Ibrahim Halawa, the 20-year-old from Firhouse who has been in prison in Egypt for nearly three years yesterday had his trial postponed for the 14th time.
After spending 1,045 days behind bars a verdict was supposed to be given yesterday on his latest court appreaence but his trial has now been but back until October 2. The charges against Halawa still remain unknown.
He was originally arrested in August 2013, while taking part in protests against the overthrow of former President Mohamed Morsi in August 2013.
A number of local politicians yesterday spoke out in support of Halawa.
Local Dublin South West TD and Minister for Children and Youth Affairs Katherine Zappone, TD. said the government must urgently reassess their strategy on the case.
“The principle of justice delayed is justice denied lies at the very heart of the Halawa case.
“It is unacceptable that for three-years an Irish citizen has been languishing in an Egyptian Jail with his day in court postponed on 15 occasions.
“I share the very real concerns of the Halawa family and their supporters, as well as human rights organisations about Ibrahim’s mental and physical wellbeing.
“All faith in Egyptian promises of progressing this case has been lost.
“I firmly believe that securing Ibrahim’s freedom must be the priority and I am asking my Government colleagues to carry out an urgent review of current strategy which to date has failed to secure that goal.”
Fine Gael TD for Dublin South-West Colm Brophy, also said the government must be supported in their efforts for justice for the local man.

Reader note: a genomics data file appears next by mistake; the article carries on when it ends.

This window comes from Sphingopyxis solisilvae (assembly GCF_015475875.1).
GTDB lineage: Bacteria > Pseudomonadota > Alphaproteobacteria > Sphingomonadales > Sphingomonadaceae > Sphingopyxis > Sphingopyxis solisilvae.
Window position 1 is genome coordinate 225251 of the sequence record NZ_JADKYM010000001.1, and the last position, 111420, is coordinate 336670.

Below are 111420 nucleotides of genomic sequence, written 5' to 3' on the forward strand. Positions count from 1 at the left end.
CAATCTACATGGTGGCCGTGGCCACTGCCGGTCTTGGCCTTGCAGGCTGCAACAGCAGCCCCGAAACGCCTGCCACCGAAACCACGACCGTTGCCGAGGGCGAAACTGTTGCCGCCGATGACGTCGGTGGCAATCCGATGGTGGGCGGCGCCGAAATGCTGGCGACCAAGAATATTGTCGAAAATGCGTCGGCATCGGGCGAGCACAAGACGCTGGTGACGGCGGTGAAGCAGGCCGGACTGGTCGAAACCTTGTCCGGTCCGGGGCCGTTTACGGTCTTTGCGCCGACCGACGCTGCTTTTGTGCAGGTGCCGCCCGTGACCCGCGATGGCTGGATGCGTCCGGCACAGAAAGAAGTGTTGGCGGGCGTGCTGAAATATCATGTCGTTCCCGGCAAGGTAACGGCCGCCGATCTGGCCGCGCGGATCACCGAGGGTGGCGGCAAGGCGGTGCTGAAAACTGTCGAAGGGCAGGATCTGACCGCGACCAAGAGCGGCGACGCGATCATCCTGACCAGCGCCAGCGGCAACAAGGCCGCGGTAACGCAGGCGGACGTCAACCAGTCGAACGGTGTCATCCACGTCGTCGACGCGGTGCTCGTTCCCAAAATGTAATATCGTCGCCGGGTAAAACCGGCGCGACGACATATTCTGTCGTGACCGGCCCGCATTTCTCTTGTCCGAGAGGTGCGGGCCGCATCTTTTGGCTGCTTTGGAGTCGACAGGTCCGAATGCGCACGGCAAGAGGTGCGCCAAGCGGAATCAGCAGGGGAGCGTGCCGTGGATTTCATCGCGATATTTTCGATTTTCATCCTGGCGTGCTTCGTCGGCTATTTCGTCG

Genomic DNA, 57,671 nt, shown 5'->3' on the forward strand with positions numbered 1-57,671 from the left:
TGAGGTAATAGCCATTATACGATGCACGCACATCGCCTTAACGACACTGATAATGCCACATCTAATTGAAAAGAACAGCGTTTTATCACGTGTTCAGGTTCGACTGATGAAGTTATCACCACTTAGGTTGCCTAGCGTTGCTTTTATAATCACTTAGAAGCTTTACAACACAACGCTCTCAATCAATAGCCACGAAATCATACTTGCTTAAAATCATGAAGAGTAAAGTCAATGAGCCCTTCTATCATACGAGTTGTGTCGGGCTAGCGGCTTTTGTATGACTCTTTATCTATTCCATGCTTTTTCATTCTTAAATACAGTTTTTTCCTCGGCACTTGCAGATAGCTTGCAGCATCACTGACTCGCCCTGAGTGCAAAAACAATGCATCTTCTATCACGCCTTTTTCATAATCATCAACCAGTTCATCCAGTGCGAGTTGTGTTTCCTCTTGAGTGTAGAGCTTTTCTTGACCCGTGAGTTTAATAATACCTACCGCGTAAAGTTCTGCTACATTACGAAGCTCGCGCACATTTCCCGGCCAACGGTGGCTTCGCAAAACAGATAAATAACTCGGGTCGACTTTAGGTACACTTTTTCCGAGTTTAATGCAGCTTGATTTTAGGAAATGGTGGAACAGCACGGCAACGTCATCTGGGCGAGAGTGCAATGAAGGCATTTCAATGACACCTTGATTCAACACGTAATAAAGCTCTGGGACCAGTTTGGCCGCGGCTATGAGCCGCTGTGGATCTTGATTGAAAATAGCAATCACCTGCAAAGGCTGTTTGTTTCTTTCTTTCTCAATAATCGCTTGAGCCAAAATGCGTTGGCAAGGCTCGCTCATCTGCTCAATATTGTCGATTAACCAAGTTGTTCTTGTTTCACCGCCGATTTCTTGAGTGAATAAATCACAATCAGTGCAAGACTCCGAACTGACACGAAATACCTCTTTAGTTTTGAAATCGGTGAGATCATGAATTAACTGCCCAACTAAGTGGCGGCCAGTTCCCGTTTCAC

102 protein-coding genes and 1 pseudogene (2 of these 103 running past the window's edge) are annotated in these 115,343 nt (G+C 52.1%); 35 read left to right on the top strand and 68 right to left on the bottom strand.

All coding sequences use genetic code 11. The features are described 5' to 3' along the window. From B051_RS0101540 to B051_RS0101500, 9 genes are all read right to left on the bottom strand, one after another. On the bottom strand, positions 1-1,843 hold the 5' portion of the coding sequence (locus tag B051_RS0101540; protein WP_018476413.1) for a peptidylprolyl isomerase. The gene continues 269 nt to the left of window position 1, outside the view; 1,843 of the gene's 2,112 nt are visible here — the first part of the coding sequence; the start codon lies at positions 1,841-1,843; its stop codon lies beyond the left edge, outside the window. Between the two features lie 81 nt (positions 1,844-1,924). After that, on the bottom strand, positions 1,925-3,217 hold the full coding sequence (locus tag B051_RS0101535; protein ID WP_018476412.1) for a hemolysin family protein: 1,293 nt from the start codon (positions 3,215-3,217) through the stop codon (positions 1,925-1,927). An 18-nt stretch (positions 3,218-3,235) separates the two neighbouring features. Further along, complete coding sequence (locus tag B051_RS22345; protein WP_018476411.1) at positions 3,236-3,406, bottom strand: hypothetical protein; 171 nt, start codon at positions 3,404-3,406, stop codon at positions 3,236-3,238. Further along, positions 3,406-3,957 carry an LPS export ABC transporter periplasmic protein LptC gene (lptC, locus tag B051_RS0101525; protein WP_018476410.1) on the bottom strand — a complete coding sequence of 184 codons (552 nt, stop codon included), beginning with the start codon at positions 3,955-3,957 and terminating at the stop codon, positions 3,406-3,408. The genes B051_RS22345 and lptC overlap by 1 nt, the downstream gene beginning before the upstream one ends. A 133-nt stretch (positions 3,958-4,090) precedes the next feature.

“At this point I would again urge that everyone would support the family and the efforts of Minister Charlie Flanagan and the Government to secure a successful outcome for the family and for Ibrahim.
“Ibrahim has been in prison now for over three years awaiting trial and following this adjournment it is more important than ever that everybody works together to ensure that his case is dealt with, as soon as possible.”
Amnesty International said they are outraged at the latest adjournment, and have called the Egyptian legal system a ‘farce’.
Ibrahim Halawa was just 17 when he was first arrested while taking sanctuary in the Al Fath mosque, his sisters were released on bail and are safe in Ireland, while he remains in Egyptian jail.
Speaking last month Australian Al Jazeera journalist Peter Greste, who shared a prison cell with Ibrahim, said that if it wasn’t for the pressure on politicians and diplomats by his family in Australia, he would still be in prison.
The Irish government says it is pursuing every constructive avenue to secure his release but lawyers for Mr Halawa say that the Government has the ability to deploy a special discretionary presidential decree which applies to foreign defendants to continue the judicial process or serve out their sentence in their home country.
This mechanism, called Rule 140 was successfully used by lawyers for Mr Greste last year.
He was returned to Australia upon the agreement that authorities there complete the judicial process instead of standing in a retrial in Egypt.
The Australian courts found that there was no evidence to charge Mr Greste with any crime and he was released.
It is believed that the Irish government is intending to seek the application of Rule 140, but after Halawa is sentenced.